Having peaked with
Now, Vol. 5, released in November 2000, the American edition of the Now That's What I Call Music series of contemporary hits compilations experienced declining sales over the next couple of years, although Now, Vol. 10, released in July 2002, had sold more than a million copies by the time that this volume, Now, Vol. 11, was released. One reason for the sales drop may be a glut; as of 2001, three albums a year, instead of two, were being released. It may be that, canvassing a mere four-month period, the three major labels that contribute to the series -- Universal, EMI, and Sony -- have fewer indelible hits to draw from. This one, which looks over the late summer and early fall of 2002, manages to include six Top Ten pop hits, five Top Ten R&B hits (some the same as the pop hits), and one Top Ten country hit, as well as songs that blanketed radio and video outlets during the period. It doesn't seem likely, however, that the collection will reverse the series' downward trend, if only because it seems to consist largely of the second or third hits out of albums by artists like Shakira and No Doubt, without enough big, long-term hits. As usual, the album is divided up into genres, probably to make it easier for buyers to skip whole sections that they don't like. For example, the rap material is all up front, while the hard rock tracks are sequestered together at the end. In between comes a group of dance-oriented and adult contemporary female voices. The lack of much in the way of big teen pop names ( Jennifer Love Hewitt's failed Alanis Morissette impersonation notwithstanding) won't help sales any, either. But, like its predecessors, Now, Vol. 11 is a pop time capsule, for better or worse.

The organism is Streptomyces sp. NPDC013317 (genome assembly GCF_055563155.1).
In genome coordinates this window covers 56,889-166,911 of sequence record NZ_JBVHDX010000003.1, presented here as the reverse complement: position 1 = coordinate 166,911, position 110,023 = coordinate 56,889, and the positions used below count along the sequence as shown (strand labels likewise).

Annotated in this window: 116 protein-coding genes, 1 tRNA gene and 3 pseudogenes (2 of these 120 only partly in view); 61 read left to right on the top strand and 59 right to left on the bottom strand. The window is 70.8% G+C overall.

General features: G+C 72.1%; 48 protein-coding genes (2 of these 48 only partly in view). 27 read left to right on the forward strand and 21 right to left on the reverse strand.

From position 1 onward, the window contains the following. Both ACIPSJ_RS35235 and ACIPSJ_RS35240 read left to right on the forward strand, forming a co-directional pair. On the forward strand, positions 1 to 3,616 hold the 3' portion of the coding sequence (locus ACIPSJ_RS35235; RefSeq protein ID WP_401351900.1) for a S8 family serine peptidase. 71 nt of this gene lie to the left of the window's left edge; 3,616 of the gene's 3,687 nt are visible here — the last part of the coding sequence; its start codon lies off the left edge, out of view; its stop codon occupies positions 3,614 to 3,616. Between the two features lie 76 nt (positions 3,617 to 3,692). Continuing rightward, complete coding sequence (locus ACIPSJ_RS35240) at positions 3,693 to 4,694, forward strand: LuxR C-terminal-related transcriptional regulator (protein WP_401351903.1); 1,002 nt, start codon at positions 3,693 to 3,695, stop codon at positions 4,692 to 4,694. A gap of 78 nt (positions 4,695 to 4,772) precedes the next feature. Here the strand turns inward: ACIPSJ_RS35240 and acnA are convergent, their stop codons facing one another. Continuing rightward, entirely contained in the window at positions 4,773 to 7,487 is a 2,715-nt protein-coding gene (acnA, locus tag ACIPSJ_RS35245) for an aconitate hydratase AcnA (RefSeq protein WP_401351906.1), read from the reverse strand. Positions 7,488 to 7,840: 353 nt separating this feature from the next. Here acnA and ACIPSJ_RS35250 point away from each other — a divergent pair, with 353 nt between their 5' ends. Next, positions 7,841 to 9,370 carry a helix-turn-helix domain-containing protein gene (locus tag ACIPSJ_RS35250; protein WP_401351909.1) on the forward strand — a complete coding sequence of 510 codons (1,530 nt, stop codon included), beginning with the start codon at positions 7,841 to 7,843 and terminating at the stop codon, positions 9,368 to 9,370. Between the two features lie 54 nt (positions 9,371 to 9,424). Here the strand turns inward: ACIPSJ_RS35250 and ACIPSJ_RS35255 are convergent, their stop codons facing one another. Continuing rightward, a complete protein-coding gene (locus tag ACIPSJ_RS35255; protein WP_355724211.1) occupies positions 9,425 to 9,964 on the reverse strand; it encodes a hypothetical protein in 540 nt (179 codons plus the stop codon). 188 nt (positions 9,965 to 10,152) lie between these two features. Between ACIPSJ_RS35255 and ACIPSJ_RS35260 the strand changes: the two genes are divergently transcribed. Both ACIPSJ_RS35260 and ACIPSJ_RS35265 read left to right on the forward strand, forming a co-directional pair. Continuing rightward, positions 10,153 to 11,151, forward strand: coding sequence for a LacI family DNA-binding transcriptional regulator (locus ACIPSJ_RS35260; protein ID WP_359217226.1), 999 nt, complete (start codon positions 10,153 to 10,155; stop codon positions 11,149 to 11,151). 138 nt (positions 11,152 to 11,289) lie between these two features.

All Music Guide - William Ruhlmann